It’s time to stop making Valentine’s Day so stressful

Caroline Kuntzman, Staff Writer

Valentine’s Day is a highly commercialized holiday. It certainly is not unique in this regard, as Christmas and Thanksgiving are the biggest holidays for consumer spending in the United States. However, the consumerism surrounding Valentine’s Day is still significant. In 2021, the average American spent $164.76 per person, with the country as a whole spending $21.8 billion. This is without getting into intangible costs surrounding Valentine’s Day, such as the pressure single people may feel to have a partner or the pressure people in relationships may have to interact with their significant other in a certain way. Between social pressures and deep commercialization, Valentine’s Day is now about much more than love.

The precursor to Valentine’s Day dates back to the Romans. Called the Festival of Lupercalia, its focus was not on love but rather on female fertility. Priests would sacrifice a goat and a dog and then bring a piece of the animals’ skins into contact with the women, believing that this would help them have children. The Festival of Lupercalia was outlawed by the Roman Empire later on following the empire’s conversion to Christianity and Valentine’s Day replaced it, celebrated one day earlier than the original festival. The holiday received its name from Pope Gelasius, who referenced one or possibly several saints named Valentine. The exchange of Valentine’s Day cards began many years later in the 1500s, and exchanges of small gifts began in the 1700s.

What the history of Valentine’s Day shows is that its meaning and traditions are not constant. They have evolved over time, and so it should not necessarily be treated as a holiday with any one particular meaning or importance. Ultimately, its significance will be what general consensus decides it is. However, to say that Valentine’s Day is all about love ignores what the holiday has become.

The first mass-produced Valentine’s Day cards began circulating in the 1840s. Developed by Esther Howland, her work paired with Richard Cadbury’s development of the chocolate box, creating two modern Valentine’s Day gift staples.

The commercialization of Valentine’s Day is typical for American holidays, but what is unusual are the expectations surrounding sex. According to data collected in 2017, most Americans in relationships do want to have sex on Valentine’s Day. Only 14% of women and 6% of men say that this is not important to them. Psychology Today points towards marketing as a critical source of these expectations. Regardless of where these expectations stem from, the fact is that they can cause people with and without partners to feel as though they have to have sex on Valentine’s Day, which is unhealthy.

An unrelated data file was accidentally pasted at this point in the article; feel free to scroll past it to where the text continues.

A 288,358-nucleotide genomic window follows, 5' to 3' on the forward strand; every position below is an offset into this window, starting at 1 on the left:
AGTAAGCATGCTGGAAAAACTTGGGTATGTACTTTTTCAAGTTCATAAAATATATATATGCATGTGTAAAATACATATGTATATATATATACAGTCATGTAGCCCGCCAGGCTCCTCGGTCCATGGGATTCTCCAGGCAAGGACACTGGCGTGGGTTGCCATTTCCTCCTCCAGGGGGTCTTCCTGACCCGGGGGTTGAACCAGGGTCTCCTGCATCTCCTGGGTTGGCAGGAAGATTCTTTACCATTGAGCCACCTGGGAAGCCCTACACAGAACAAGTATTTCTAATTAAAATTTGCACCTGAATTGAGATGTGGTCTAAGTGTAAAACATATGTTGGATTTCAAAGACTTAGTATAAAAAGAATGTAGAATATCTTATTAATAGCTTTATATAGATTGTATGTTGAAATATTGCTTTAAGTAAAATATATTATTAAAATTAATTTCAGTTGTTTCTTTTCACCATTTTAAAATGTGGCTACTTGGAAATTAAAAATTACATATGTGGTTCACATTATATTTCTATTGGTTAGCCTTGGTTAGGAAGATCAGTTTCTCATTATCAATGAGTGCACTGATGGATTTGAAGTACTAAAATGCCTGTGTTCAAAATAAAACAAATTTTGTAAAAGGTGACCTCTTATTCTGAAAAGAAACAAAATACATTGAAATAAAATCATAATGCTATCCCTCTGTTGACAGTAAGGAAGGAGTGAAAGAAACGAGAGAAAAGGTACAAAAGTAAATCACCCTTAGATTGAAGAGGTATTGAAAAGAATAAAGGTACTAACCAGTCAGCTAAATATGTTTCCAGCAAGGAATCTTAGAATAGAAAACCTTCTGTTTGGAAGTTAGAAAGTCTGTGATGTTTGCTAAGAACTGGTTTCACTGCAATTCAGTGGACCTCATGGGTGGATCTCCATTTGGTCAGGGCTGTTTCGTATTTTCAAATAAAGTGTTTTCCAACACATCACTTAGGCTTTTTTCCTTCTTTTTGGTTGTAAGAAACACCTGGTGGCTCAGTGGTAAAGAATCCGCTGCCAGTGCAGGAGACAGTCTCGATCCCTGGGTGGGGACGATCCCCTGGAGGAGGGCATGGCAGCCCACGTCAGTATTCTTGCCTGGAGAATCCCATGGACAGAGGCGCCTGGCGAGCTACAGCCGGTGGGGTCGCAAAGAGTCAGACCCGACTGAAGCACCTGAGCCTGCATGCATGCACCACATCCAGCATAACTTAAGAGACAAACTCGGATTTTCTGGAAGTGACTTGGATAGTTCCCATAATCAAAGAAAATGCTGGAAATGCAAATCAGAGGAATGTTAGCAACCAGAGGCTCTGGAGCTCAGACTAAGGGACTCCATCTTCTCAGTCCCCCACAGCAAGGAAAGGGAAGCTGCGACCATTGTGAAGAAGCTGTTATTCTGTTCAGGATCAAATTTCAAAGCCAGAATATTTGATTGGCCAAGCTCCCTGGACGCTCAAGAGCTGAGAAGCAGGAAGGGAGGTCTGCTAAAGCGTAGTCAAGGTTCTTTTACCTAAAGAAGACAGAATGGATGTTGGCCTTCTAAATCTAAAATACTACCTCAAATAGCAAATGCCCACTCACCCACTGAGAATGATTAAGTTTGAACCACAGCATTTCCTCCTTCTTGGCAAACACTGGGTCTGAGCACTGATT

Another unique aspect of Valentine’s Day is that its messaging focuses exclusively on romantic love, cutting out a significant segment of the population. It is becoming increasingly common for American adults to be single, with this number jumping from 22% in 1950 to 50% in 2012. For single people—especially those wanting to be in a relationship—, Valentine’s Day can be difficult. 

However, perhaps the most striking aspect of the holiday is how people feel about their Valentine’s Day plans. According to the same 2017 source referenced previously, only 42% of women and 43% of men were “excited and happy” about their Valentine’s Day plans. This leaves a significant portion of the population not thrilled about their plans.

As it is currently celebrated, Valentine’s Day is a severely flawed holiday. It causes people—both in and out of relationships—to feel pressure, and can be isolating for others. It is a holiday associated with heavy spending, yet it does not seem to bring the joy one would hope it would.

Valentine’s Day needs to be reframed in a more positive manner that better acknowledges the realities of the 21st century. Instead of focusing so heavily on couples, it could be more inclusive of other types of love. Love of family. Love of friends. Love of self. It could acknowledge the holistic range of relationships people enjoy, instead of focusing so heavily on romantic ones. It could shift away from marketing a specific image of what Valentine’s Day should look like, and instead be about individuals doing what makes them happy. Moreover, open dialogue about expectations for Valentine’s Day should be encouraged. For people in relationships especially, talking with their partners about how they want to spend Valentine’s Day could help make the day less stressful and prevent unnecessary spending on gifts or extravagant dates neither necessarily want. As a whole, Valentine’s Day is due for an overhaul of what its focus is.